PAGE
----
making the business case for data visualization

21 Feb 2010 - 12:51pm
4 years ago
1 reply
755 reads
jet
2008

Kinda ixd-related, kinda-not. I've had an easy time pitching data
visualization for art/design projects, but I'm making my first attempt
at pitching it in a business as an area of research.

The problem is to make the case for doing visualizations of public
information past the spreadsheet/bar graph level. For example, twitter
analysis of client-related keywords relative to verbs like "fail" or
"return" or proper nouns like names of competing products. Part of the
challenge is that one of the parties involved has referred to
visualization as "making pretty pictures".

The first part of my response is simply, "Pretty sells". Sure, we could
sell someone a spreadsheet or a bar graph, but a "pretty" product that
people enjoy using will be an easier sell. The second part of my
response is that visualization is a well documented and market validated
way of looking at data and to cite everyone from Tufte to Fry.

My current examples of fun/pretty interactive visualization projects
that are also business related are:

Wattenberg et al's Baby Name Wizard,
<http://www.babynamewizard.com/voyager>, a fun way to dig through ~100
years of census data and a sales teaser for a book on choosing names for
babies.

NYT/Netflix interactive who-rented-what-where map:
<http://www.nytimes.com/interactive/2010/01/10/nyregion/20100110-netflix-map.html>.

The Google-powered map of news stories across categories and countries,
<http://newsmap.jp>. I'm not sure how this makes money, but it's a nice
info wall for tracking what's hot in the news.

Suggestions for others of this quality that are als
professional/business sites? I'm trying to avoid political or art
visualizations as examples and are excluding projects like Many Eyes and
They Rule.

thx

(note to self: after the pitch, write up a wiki/blog post with a list
of all the good suggestions.)

--
J. E. 'jet' Townsend, IDSA
Design, Fabrication, Hacking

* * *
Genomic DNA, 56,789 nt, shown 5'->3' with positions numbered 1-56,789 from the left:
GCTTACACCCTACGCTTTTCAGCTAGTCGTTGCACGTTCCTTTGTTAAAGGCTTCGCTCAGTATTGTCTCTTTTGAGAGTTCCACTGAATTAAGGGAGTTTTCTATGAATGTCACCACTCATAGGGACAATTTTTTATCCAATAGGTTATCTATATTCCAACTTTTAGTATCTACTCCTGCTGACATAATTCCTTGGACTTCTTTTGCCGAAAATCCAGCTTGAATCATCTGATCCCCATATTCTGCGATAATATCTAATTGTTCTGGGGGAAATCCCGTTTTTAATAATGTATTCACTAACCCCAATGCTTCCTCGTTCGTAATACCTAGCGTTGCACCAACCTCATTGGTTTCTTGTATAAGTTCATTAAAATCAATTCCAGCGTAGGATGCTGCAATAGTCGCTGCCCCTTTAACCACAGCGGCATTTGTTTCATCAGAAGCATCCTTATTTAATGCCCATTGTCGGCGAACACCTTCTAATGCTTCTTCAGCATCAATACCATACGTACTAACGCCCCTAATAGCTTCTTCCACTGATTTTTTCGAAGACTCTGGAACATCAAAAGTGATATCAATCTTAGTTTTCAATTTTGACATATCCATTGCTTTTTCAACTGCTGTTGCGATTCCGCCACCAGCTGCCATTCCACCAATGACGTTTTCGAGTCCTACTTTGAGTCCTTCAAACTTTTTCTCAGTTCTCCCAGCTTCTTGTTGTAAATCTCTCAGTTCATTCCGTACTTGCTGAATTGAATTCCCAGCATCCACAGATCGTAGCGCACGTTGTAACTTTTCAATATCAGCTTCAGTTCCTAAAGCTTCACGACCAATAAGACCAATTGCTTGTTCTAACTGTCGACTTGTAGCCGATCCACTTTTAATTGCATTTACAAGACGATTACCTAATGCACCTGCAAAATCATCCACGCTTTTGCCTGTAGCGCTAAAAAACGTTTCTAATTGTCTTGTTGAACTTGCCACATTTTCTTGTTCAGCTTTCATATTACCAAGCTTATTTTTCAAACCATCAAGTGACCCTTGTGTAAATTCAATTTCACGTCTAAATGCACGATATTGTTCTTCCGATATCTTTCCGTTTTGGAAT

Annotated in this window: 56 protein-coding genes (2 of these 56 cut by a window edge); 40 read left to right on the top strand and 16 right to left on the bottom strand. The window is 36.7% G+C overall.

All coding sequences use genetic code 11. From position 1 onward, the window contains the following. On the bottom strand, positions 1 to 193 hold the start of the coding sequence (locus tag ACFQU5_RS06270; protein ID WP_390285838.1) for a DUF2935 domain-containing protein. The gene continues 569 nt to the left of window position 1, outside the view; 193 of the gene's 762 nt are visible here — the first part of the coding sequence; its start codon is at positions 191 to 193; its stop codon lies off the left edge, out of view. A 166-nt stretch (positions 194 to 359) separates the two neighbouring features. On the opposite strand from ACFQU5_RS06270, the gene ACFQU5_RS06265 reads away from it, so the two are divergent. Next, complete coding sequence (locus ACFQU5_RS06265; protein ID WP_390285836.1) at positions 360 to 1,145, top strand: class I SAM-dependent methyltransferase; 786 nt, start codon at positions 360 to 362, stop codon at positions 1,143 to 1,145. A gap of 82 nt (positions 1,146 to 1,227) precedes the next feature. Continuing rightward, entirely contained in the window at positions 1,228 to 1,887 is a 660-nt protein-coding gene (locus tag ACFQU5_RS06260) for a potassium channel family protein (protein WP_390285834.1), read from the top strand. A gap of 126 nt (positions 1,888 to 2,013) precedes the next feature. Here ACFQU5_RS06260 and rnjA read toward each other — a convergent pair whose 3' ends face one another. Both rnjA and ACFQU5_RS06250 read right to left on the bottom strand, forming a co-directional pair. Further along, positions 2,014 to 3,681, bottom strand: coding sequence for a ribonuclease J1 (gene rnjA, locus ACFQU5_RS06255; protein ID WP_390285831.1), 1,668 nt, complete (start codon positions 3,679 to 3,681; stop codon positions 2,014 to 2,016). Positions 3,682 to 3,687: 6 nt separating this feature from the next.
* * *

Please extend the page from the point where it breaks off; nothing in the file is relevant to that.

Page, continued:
design: www.allartburns.org; hacking: www.flatline.net; HF: KG6ZVQ
PGP: 0xD0D8C2E8 AC9B 0A23 C61A 1B4A 27C5 F799 A681 3C11 D0D8 C2E8

Comments

21 Feb 2010 - 10:51pm
Timothy Jaeger
2010

J. eric,

I think that this (data visualization) is becoming a very hot, growing
field and that your examples are great.

In regards to the business logic behind this sort of thing, has anyone
checked out tools like this:

http://www.tableausoftware.com

http://manyeyes.alphaworks.ibm.com/manyeyes/

http://www.swivel.com/

They seem more like they are geared towards business / professional usage.

Tim

> Kinda ixd-related, kinda-not. I've had an easy time pitching data
> visualization for art/design projects, but I'm making my first attempt
> at pitching it in a business as an area of research.
>
> The problem is to make the case for doing visualizations of public
> information past the spreadsheet/bar graph level. For example, twitter
> analysis of client-related keywords relative to verbs like "fail" or
> "return" or proper nouns like names of competing products. Part of the
> challenge is that one of the parties involved has referred to
> visualization as "making pretty pictures".
>
> The first part of my response is simply, "Pretty sells". Sure, we could
> sell someone a spreadsheet or a bar graph, but a "pretty" product that
> people enjoy using will be an easier sell. The second part of my
> response is that visualization is a well documented and market validated
> way of looking at data and to cite everyone from Tufte to Fry.
>
> My current examples of fun/pretty interactive visualization projects
> that are also business related are:
>
> Wattenberg et al's Baby Name Wizard,
> <http://www.babynamewizard.com/voyager>, a fun way to dig through ~100
> years of census data and a sales teaser for a book on choosing names for
> babies.
>
> NYT/Netflix interactive who-rented-what-where map:
> <http://www.nytimes.com/interactive/2010/01/10/nyregion/20100110-netflix-map.html>.
>
> The Google-powered map of news stories across categories and countries,
> <http://newsmap.jp>. I'm not sure how this makes money, but it's a nice
> info wall for tracking what's hot in the news.
>
> Suggestions for others of this quality that are als
> professional/business sites? I'm trying to avoid political or art
> visualizations as examples and are excluding projects like Many Eyes and
> They Rule.
>
> thx
>
> (note to self: after the pitch, write up a wiki/blog post with a list
> of all the good suggestions.)
>
>

--

SignalFive
Timothy Jaeger
Co-Founder, Chief Creative Officer
Member: ACM, SIGCHI, IxDA, IAI
SignalFive
55 Washington Street, Suite 419E
Brooklyn, NY 11201

*Office:* 718-797-1080
*Cell:* 646-468-6835

tim at signalfive.com
http://signalfive.com/

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